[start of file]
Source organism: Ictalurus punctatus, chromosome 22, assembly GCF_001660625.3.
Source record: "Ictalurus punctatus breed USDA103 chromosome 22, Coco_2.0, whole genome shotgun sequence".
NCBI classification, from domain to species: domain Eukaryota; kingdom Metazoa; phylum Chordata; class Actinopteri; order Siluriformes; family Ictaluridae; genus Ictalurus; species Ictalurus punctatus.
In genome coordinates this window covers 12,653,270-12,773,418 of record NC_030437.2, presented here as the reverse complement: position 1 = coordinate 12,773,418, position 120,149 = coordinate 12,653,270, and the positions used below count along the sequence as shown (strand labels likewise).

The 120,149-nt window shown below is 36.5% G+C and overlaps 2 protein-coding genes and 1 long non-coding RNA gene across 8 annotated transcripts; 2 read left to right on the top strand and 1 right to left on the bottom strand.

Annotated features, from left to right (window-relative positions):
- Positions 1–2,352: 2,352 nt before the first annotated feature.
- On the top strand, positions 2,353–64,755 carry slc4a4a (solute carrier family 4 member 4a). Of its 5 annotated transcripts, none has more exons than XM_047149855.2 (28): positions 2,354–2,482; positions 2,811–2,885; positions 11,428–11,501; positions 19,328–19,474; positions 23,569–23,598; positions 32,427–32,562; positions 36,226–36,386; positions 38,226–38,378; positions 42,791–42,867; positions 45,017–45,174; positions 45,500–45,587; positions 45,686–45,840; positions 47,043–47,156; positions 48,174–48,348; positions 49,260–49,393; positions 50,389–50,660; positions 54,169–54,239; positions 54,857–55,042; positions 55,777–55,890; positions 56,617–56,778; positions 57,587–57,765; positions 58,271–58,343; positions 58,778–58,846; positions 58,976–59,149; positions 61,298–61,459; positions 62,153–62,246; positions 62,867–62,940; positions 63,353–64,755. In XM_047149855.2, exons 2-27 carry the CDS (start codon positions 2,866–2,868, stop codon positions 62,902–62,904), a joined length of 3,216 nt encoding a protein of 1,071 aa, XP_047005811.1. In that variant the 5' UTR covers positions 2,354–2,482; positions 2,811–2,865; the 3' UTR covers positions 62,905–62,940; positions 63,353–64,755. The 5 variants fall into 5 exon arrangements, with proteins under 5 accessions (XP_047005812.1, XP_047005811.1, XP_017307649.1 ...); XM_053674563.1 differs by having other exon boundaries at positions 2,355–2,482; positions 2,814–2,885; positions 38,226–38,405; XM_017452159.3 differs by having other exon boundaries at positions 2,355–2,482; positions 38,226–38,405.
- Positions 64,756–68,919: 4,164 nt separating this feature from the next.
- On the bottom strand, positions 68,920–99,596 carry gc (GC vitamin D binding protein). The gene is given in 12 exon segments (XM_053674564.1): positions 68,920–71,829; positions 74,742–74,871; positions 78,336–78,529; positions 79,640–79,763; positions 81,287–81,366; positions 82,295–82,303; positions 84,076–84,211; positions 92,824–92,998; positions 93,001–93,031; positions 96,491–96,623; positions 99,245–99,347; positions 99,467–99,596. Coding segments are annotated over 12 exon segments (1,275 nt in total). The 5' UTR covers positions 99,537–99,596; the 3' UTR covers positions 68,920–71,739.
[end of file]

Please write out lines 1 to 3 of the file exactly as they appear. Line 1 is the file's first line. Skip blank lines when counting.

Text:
Source organism: Ictalurus punctatus, chromosome 22, assembly GCF_001660625.3.
Source record: "Ictalurus punctatus breed USDA103 chromosome 22, Coco_2.0, whole genome shotgun sequence".
NCBI classification, from domain to species: domain Eukaryota; kingdom Metazoa; phylum Chordata; class Actinopteri; order Siluriformes; family Ictaluridae; genus Ictalurus; species Ictalurus punctatus.